Police robots in Brazil make up one of the most technologically advanced bomb squads in South America. These real-life Robocops are called on duty to assess dangerous situations and deactivate bombs and grenades planted by drug traffickers in the country. Meanwhile, in Virginia, USA, the newest guy on the force is a tactical robot which essentially does the same things as the Rio Bot.
Today's advancing technology is offering a viable solution to the unfortunate rise of various crimes in the form of real life Robocops. Mainly tasked to be the first to be assigned to a dangerous crime scene, these machines reduce the likelihood of casualties among the police force. So far, they prove to be exceptionally effective in their jobs, tracking criminals, neutralizing grenades, and even taking down hostile shooters.
According to The Wall Street Journal, Brazil's police department have come to rely heavily on a police robot that inspects suspicious packages left in crowded public areas. Additionally, it helps police fight the drug lords who control the city’s slums by doing the dangerous work of removing and detonating unexploded grenades that drug traffickers often plant to kill police and rival gangs. Needless to say, the Rio de Janeiro’s police force is proud of its state-of-the-art robot.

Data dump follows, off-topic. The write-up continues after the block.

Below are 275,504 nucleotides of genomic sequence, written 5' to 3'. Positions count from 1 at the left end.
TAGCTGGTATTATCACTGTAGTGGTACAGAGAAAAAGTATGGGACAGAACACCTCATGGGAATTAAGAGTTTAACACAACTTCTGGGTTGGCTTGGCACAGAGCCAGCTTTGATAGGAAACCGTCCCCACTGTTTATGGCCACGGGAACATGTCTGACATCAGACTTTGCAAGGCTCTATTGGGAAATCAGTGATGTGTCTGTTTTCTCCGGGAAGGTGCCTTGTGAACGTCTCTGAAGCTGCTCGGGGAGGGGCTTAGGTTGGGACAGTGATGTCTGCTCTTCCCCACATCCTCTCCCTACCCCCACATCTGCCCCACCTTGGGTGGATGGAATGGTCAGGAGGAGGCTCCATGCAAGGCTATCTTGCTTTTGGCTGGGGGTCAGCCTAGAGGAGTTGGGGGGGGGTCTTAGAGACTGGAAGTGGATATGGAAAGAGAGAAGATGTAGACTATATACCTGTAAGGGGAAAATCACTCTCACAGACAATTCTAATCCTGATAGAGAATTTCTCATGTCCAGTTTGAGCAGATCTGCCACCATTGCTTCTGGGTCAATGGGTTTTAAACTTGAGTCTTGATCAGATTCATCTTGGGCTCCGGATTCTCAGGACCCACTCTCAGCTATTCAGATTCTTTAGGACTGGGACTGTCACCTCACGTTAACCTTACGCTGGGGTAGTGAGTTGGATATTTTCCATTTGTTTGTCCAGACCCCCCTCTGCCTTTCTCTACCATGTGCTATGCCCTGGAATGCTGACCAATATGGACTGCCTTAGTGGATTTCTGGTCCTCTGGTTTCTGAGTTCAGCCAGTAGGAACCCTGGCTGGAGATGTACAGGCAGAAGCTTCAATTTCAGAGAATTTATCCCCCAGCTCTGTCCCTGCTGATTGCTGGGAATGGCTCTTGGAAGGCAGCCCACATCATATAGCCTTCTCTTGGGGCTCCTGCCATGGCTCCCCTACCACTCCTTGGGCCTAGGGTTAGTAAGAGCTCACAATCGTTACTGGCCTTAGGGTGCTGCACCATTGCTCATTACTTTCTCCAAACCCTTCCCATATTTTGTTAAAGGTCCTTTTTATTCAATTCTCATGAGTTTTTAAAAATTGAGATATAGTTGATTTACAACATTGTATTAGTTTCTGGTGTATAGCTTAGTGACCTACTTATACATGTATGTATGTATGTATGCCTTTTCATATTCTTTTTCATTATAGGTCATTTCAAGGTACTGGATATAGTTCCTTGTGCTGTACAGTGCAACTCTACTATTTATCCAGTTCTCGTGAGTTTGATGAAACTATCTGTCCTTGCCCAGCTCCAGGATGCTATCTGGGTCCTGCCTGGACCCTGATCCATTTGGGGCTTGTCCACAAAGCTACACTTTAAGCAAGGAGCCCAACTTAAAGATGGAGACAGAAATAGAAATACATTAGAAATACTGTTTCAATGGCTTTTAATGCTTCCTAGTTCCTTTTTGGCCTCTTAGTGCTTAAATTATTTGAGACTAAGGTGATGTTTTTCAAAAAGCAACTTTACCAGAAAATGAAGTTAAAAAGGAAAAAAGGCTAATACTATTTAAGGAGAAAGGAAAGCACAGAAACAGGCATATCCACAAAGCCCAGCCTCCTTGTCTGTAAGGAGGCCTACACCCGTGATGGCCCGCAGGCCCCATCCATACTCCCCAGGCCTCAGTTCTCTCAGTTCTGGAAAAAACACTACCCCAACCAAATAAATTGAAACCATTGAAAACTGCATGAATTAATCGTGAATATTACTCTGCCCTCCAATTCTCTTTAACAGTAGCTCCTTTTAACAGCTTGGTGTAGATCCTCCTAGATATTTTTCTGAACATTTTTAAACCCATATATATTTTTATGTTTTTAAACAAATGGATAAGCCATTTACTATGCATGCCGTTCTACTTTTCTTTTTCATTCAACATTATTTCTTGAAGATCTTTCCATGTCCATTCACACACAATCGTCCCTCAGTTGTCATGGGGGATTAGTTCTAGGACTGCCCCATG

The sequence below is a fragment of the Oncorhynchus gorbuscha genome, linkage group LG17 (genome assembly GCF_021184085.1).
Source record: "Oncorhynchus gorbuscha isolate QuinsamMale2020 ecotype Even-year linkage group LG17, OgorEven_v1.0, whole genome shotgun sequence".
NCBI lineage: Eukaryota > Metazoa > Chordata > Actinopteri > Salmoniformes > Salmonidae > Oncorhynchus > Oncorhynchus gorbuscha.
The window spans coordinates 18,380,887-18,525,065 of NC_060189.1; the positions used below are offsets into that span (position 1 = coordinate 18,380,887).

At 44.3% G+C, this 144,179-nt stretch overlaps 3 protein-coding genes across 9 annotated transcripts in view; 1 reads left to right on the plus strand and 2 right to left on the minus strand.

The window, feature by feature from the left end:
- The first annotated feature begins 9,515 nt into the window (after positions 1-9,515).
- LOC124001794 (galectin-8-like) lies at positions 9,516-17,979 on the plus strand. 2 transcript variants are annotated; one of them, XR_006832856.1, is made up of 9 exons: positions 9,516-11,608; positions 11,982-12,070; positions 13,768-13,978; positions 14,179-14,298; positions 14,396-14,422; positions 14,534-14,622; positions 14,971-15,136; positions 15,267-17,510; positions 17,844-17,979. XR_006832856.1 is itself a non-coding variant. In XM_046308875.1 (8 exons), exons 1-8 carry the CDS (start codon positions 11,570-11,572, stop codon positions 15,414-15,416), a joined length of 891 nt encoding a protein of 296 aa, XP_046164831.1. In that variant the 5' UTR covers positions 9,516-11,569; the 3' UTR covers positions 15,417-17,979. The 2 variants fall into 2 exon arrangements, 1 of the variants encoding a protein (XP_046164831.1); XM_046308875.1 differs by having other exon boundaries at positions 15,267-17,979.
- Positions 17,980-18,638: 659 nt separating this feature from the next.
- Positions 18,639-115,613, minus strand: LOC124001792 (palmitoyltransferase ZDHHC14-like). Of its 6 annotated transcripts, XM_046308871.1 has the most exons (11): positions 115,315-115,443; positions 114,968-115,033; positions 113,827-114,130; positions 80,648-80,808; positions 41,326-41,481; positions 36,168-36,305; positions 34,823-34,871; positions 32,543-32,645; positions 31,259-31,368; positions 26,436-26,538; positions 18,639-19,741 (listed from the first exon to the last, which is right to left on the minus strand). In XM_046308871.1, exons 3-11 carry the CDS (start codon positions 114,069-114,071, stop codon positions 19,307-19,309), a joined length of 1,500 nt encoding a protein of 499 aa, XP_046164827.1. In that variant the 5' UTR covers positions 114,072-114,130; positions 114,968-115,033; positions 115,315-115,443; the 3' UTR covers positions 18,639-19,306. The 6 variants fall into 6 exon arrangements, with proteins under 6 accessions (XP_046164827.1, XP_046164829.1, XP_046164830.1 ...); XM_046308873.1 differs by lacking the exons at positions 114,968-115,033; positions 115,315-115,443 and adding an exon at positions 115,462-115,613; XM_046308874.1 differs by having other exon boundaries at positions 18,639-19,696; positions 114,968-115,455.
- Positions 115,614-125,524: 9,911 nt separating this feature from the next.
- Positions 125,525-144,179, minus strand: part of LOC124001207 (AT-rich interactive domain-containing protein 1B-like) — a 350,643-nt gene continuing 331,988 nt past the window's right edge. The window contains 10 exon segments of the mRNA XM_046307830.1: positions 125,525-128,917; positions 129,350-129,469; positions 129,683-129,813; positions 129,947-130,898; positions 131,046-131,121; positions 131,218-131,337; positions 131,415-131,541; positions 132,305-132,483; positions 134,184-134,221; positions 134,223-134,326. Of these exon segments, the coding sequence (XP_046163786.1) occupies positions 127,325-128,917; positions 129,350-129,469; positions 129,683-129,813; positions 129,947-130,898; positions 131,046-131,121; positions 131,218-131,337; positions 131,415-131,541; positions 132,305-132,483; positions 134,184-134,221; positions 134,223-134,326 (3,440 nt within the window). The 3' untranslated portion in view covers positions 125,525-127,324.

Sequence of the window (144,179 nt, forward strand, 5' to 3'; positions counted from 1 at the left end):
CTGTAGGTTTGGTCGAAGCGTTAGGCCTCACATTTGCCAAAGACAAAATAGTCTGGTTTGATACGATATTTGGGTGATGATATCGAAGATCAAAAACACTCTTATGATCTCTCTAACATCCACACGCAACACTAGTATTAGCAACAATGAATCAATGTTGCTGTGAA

Unfortunately, Brazil is broke, and its bomb-disposal unit could no longer financially shoulder the cost of running the bomb-sniffing robot as the city struggles to pay its debts amid the deep recession. Meanwhile, robots and drones are becoming more common in other parts of the world as they join the police force in fighting criminals. According to The Washington Post, a SWAT team in Manassas, Virginia is busy learning how to use their newly acquired crime-fighting gizmo.
Police robots have increasingly become popular in the police force this year. In Los Angeles last year, a police robot was deployed to snatch a gun from an attempted-murder suspect. In Dallas, two months earlier, a robot rigged with explosives was used to kill a suspect in the shooting deaths of five police officers.